Judge Nixes Biden Rule Barring Some Illegal Aliens from Seeking Asylum, While Abuse of Parole Remains Unchecked
The last thing in the world the Biden administration wants is to halt the record influx of illegal immigration to the United States. What they really want – especially as President Biden campaigns for reelection next year – is to make mass illegal immigration less visible to the American public (although that would be a hard sell to anyone walking the streets of Manhattan lately).
To that end, as the administration prepared to terminate Title 42 – a public health provision that allowed for the prompt expulsion of at least some illegal border-crossers – they took several steps. First, they ratcheted up the abuse of the Executive Branch’s very limited authority to parole inadmissible foreign nationals into the United States. Second, they ramped up the use of the CBP One phone app, which allows migrants seeking to defraud our asylum system to make an appointment at a legal port of entry, rather than cross the border between ports of entry. In nearly all cases, CPB One app users are allowed to enter the country, even though only a small fraction have valid asylum claims. Third, on the eve of Title 42’s end in May, the administration issued a rule that bars some migrants from making asylum claims. These include migrants who had transited from safe third countries and were subsequently caught entering between ports of entry.
These moves allowed the administration to claim (falsely) that their policies were making dramatic progress in securing the border. Administration officials crowed that Border Patrol encounters of illegal migrants along the Southwest border decreased significantly. In reality, as FAIR pointed out repeatedly, the strategy was designed to reroute as many illegal aliens as possible through airports, land border ports of entry, and even via Canada. Many compliant news organizations dutifully parroted the administration’s assertion that their policies were succeeding in reducing illegal immigration, even though the total number of illegal aliens entering remained more or less constant.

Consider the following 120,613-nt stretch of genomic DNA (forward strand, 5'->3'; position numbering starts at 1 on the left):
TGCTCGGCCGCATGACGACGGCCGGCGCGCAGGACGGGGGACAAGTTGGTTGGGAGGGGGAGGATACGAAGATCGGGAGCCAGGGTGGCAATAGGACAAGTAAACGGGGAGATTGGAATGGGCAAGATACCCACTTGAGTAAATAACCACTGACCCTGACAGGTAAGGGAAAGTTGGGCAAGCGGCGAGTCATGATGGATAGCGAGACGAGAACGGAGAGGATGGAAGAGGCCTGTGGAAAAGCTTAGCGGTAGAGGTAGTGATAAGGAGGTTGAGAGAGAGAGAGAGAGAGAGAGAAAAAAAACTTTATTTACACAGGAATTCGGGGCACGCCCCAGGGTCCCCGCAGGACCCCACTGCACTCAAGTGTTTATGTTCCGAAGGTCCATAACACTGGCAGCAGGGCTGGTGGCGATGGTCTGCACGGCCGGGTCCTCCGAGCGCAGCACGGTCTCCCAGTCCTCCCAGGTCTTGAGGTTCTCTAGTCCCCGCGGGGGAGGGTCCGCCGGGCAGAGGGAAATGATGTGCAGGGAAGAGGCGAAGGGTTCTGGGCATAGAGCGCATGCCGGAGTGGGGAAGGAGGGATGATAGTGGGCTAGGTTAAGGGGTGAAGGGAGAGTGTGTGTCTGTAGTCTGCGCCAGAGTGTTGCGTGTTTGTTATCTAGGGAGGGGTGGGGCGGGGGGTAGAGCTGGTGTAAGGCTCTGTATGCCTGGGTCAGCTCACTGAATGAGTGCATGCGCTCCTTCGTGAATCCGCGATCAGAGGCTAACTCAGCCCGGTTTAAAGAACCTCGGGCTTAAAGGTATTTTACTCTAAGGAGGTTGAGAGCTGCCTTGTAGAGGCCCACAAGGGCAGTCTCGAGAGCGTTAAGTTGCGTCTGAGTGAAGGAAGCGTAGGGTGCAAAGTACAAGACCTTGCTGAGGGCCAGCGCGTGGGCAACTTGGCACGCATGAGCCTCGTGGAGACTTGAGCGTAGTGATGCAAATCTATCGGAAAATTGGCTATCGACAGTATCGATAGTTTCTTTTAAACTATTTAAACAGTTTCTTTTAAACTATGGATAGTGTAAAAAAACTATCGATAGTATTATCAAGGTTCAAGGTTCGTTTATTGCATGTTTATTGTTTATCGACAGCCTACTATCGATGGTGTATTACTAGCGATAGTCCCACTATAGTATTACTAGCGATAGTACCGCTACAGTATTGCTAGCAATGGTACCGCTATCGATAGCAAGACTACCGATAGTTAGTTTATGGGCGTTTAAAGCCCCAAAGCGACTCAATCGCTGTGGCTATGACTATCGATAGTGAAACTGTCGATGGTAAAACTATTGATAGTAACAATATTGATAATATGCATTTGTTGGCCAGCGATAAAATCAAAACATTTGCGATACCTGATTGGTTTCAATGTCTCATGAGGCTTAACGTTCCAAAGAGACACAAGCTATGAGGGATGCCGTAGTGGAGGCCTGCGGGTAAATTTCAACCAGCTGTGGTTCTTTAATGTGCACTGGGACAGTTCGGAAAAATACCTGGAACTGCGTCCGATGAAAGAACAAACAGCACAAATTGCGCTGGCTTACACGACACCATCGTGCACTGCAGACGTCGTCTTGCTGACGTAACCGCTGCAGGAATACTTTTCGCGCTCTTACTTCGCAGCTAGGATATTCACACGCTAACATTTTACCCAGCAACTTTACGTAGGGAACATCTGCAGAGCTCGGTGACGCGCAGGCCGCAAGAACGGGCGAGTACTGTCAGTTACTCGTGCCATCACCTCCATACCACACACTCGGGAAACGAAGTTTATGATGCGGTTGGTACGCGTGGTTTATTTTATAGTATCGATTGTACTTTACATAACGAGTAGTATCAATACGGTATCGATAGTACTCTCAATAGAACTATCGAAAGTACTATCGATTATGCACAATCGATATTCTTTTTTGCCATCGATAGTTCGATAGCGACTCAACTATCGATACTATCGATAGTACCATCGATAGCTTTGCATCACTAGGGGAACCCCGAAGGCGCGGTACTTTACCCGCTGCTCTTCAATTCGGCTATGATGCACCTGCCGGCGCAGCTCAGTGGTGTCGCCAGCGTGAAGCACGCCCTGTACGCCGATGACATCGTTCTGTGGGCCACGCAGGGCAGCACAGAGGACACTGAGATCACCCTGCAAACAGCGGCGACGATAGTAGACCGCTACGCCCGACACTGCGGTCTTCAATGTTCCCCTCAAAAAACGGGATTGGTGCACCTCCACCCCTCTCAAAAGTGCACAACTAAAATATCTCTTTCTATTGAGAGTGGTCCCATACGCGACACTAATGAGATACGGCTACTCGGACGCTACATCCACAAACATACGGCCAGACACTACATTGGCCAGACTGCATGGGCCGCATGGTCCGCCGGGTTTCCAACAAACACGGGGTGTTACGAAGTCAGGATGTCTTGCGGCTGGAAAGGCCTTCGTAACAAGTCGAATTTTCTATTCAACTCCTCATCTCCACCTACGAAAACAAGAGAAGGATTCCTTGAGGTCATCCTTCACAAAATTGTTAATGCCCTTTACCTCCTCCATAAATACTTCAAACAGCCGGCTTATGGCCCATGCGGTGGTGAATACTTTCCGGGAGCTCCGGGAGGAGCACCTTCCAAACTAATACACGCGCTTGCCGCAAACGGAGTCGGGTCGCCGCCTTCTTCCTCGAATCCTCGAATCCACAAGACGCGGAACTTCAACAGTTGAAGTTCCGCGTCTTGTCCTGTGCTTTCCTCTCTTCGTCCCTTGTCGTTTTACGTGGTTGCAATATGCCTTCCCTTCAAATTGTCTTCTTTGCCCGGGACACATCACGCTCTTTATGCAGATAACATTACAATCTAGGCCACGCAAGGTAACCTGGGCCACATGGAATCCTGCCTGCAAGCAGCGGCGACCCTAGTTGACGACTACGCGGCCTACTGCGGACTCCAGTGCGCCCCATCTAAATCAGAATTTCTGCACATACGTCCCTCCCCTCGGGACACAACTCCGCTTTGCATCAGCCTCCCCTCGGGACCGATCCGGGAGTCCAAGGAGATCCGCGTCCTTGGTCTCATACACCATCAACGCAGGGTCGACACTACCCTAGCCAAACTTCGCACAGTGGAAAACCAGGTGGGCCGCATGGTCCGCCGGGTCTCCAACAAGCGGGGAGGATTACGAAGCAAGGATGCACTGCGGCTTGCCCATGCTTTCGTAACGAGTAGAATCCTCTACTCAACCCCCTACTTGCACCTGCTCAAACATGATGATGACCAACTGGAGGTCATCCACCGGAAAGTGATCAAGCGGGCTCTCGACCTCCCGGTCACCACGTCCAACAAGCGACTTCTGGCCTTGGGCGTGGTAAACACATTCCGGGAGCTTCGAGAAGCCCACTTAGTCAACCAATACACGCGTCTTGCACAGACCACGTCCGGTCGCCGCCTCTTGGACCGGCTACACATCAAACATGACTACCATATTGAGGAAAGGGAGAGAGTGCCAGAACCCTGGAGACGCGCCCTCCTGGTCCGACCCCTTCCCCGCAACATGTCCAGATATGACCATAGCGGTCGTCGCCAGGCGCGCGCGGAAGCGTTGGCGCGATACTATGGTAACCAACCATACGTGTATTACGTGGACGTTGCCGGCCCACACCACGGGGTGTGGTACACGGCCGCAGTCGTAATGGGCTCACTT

Predictably, the lavishly-funded mass immigration lobby took exception to the administration’s loophole-ridden rule that denied some categories of illegal border-crossers to enter asylum claims, and filed a lawsuit to block its implementation. Magically, their case wound up in the courtroom of Federal Judge Jon Tigar, an activist judge with a history of ruling against policies intended to enforce immigration laws. They were not disappointed. On July 25, Judge Tigar sided with the plaintiffs.
The activist groups suing to block Biden’s asylum rule argued that it violated the law by restricting the right of illegal border-crossers to apply for asylum. U.S. law allows any foreigner present in the U.S. to apply, no matter how they arrived, unless a bilateral safe third country agreement is in place and the foreigner passed through that country. However, the Biden administration scrapped the previous administration’s Asylum Cooperative Agreements with several Central American countries through which most illegal crossers travel. In doing so, the administration ended its own best possible legal defense for the policy. The Biden administration’s argument for the rule was, incredibly, that the administration is letting in so many illegal aliens and other foreigners through “lawful pathways” that the asylum rule is justified as a means of control. This incoherent legal defense went over poorly in a court already notable for opposing immigration restrictions of any kind, and Judge Tigar vacated the asylum rule.
The ruling rejects the softest limits on access to the American asylum system, implying that no other country along illegal migration routes could possibly be safe for asylum seekers. For example, the ruling insults U.S. allies like Colombia, calling that country unviable as a safe third country because of a “26,000- case backlog of asylum cases.” Naturally, no mention is given to the fact that U.S. immigration courts have a backlog of nearly 2.4 million cases, more than half of those were added since President Biden took office. That backlog allows anyone who applies for asylum in the U.S. to wait years (with work permits) while their case is processed, and for many in the open-borders lobby, that is the end goal.
A three-judge panel of the Ninth Circuit Court of Appeals (by a 2-1 majority) paused Judge Tigar’s order vacating the administration asylum. As of the completion of this edition of the FAIR newsletter, consideration of the administration’s appeal of Judge Tigar’s ruling had not occurred. What is clear, however, is regardless of whether the rule is allowed to remain in place, the administration will use any means at its disposal to encourage asylum abusers to enter the country through other means.